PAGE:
• 31. OSS Telecom TechnologyTable: Milestones Milestones Milestone Start Date End Date Budget Manager Department CCB (CARIBOU & MEDUSA) - 4/1/2000 3/31/2001 $875,000 K. Jones Product Convergent Billing Development CCB (CARIBOU & MEDUSA) - 4/1/2001 3/31/2002 $810,000 K. Jones Product Tier 2 Operators Development CCB (CARIBOU & MEDUSA) - 4/1/2002 3/31/2003 $795,000 K. Jones Product Multi-Service One Number Billing Development Pre-Paid IN / Calling Card - IN- 4/1/2000 3/31/2001 $720,000 K. Jones Product Node APIs Development Pre-Paid IN / Calling Card - ISO 4/1/2000 3/31/2001 $1,235,000 K. Jones Product 9000 Development Pre-Paid IN / Calling Card - 4/1/2001 3/31/2002 $680,000 K. Jones Product Convergent Billing Development Pre-Paid IN / Calling Card - Tier 2 4/1/2002 3/31/2003 $745,000 K. Jones Product Operators Development Totals $5,860,0006.0 Management Summary OSS Telecom Technology has assembled a staff of professionals with extensive experience in both the IT and telephony industries. Executive management personnel average more than 20 years of experience. Other key management personnel average more than 10 years of experience, demonstrating a highly-qualified team.6.1 Management Team Executive Officers and Key Management Victor Smith, President and Chief Executive Officer Mr. Smith oversees all sales, marketing, technical and financial areas of the company. He has over 25 years of international and domestic telecom experience with primary focus on telephony and data service companies and concentrated efforts on international sales, marketing, and product development. Mr. Smith spent the last 12 years as Vice President of Technical Operations and Chief Operating Officer with Atlas Telecom where he was instrumental in the significant success of developing a company from start-up to a $70 million enterprise. Additionally, he was Executive Vice President of Sidereal Corporation, responsible for technical support, development, manufacturing, and customer support. In this role, he guided the design and manufacture of telecommunications equipment ranging from low-cost single-user terminals to multiple-switch government installations. Mr. Smith also spent several years with Tektronix. Kenneth Jones, Executive Vice President Product Management and Program Management Mr. Jones is responsible for all product management and program management that includes the areas of market research, strategic planning, competitive analysis, product definition, proposal development, and project management. Mr. Jones has 25 years experience in the telecom industry, primarily in areas relating to engineering, customer support, and product definition. These areas of expertise include product documentation and integration, network operations and network management applications, data communication protocols, technical support, field support, and customer installations. Previous positions held by Mr. Jones include Vice President of Support Services, Director of Engineering and Manager of Software Development for the firms of Atlas Telecom, NCR Corporation and Harris Corporation. Page 28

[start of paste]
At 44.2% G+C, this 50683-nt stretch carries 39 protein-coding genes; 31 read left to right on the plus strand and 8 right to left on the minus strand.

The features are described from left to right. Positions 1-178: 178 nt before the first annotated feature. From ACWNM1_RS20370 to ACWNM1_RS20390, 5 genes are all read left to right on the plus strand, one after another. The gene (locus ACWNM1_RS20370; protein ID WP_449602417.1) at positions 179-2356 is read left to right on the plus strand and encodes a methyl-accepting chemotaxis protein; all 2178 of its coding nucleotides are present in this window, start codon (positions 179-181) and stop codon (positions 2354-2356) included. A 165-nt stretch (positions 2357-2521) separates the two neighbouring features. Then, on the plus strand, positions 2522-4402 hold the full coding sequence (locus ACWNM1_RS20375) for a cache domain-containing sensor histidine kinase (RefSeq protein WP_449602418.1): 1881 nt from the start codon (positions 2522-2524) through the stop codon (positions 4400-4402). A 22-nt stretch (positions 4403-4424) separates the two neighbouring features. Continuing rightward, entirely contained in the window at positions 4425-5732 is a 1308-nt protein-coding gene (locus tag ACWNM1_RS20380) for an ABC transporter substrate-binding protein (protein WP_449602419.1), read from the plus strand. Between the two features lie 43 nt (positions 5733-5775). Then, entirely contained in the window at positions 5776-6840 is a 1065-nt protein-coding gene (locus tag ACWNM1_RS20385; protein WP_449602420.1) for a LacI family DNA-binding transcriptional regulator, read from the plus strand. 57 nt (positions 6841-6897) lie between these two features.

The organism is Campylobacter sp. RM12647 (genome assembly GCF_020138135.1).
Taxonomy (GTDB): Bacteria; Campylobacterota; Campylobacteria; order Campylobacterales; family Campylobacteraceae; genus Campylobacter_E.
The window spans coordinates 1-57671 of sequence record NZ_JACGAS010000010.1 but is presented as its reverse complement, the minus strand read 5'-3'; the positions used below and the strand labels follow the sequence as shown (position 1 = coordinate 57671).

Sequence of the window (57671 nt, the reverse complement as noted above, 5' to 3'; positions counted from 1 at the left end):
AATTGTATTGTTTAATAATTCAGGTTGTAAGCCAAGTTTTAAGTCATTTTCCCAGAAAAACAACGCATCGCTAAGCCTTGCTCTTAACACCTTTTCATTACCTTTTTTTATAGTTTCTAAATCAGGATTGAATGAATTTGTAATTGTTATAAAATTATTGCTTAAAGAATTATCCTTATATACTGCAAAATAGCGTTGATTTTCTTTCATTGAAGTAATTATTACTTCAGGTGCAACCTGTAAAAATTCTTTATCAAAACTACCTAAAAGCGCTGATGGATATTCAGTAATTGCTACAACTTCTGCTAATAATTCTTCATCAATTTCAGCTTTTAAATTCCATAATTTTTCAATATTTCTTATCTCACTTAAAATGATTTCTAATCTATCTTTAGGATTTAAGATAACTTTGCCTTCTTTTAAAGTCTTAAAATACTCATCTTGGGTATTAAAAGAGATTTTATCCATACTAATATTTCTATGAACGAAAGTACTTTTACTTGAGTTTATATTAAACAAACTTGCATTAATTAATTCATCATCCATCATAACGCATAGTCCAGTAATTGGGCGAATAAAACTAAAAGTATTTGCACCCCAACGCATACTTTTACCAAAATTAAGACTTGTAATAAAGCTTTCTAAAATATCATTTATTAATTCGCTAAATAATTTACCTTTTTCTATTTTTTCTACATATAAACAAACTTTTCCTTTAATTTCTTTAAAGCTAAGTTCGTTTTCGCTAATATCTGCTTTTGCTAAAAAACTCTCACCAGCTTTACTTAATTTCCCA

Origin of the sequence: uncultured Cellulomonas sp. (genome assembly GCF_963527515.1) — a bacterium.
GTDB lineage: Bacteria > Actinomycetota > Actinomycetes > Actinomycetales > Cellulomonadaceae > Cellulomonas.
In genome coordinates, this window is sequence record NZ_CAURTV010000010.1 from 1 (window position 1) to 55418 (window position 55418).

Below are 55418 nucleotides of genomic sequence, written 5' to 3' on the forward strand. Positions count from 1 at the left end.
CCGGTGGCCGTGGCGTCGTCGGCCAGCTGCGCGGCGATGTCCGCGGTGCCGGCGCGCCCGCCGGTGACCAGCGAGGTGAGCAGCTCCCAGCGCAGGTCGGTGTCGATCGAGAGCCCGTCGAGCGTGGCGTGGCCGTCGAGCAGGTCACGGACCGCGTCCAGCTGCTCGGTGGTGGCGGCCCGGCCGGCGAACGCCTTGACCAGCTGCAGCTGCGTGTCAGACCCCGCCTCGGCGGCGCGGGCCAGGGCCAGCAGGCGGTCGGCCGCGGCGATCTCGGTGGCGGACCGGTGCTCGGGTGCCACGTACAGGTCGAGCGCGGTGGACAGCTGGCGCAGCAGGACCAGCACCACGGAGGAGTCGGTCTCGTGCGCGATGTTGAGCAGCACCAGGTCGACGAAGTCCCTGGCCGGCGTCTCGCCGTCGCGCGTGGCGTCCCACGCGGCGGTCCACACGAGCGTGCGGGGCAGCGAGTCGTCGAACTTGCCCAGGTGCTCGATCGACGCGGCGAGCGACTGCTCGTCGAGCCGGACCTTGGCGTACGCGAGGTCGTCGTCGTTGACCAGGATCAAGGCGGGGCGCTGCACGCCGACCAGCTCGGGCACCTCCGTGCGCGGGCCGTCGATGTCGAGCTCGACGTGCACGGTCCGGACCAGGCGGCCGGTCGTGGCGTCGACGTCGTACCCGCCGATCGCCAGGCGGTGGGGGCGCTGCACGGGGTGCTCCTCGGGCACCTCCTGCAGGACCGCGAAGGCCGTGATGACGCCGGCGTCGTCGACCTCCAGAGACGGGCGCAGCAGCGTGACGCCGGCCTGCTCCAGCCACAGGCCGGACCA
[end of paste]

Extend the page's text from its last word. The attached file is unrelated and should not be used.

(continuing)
• 32. OSS Telecom Technology James Jackson, Executive Vice President, Global Marketing Mr. Jackson joined OSS Telecom Technology from Technology Control Services, a leading international provider of prepaid card solutions and services to Tier one and Tier two Telecom operators, where he was Executive Vice President of Sales and Marketing. He has had 20 years experience of the international computer software and telecommunications industries has included positions at Atlas Telecom, Mosaics, Lotus Development Corporation, IBM and the MITRE Corporation. Ken Smithe, Executive Vice President, Technical Services Mr. Smithe has 30 years experience in Information Systems and Technology and has spent the last 10 years in the telecommunications industry. He has held Senior Management positions at MIDCOM Communications, Premier Cruises, U.S. Intelco Networks, and Westin Hotels & Resorts.6.2 Personnel Plan The following table lists all personnel, classified by function.Table: Personnel Personnel Plan FY 2001 FY 2002 FY 2003 Production Personnel Technical Services Management $406,800 $447,500 $492,300 Technical Services Personnel $306,000 $336,600 $370,300 Other $0 $0 $0 Subtotal $712,800 $784,100 $862,600 Sales and Marketing Personnel Sales Management $480,000 $528,000 $580,800 Account Executives $1,710,000 $2,430,000 $3,330,000 Marketing Personnel $2,940,000 $3,840,000 $5,280,000 Marketing Management $456,000 $501,600 $551,760 Subtotal $5,586,000 $7,299,600 $9,742,560 General and Administrative Personnel Administration $538,800 $592,700 $652,000 Human Resources & Training Personnel $693,600 $763,000 $839,300 Financial Management $346,800 $381,500 $419,700 Finance & Accounting Personnel $802,800 $883,100 $971,400 Subtotal $2,382,000 $2,620,300 $2,882,400 Other Personnel Product Development Management $428,400 $471,300 $518,400 Product Development Personnel $1,002,000 $1,102,200 $1,212,500 Other $0 $0 $0 Subtotal $1,430,400 $1,573,500 $1,730,900 Total People 548 798 1011 Total Payroll $10,111,200 $12,277,500 $15,218,460 Page 29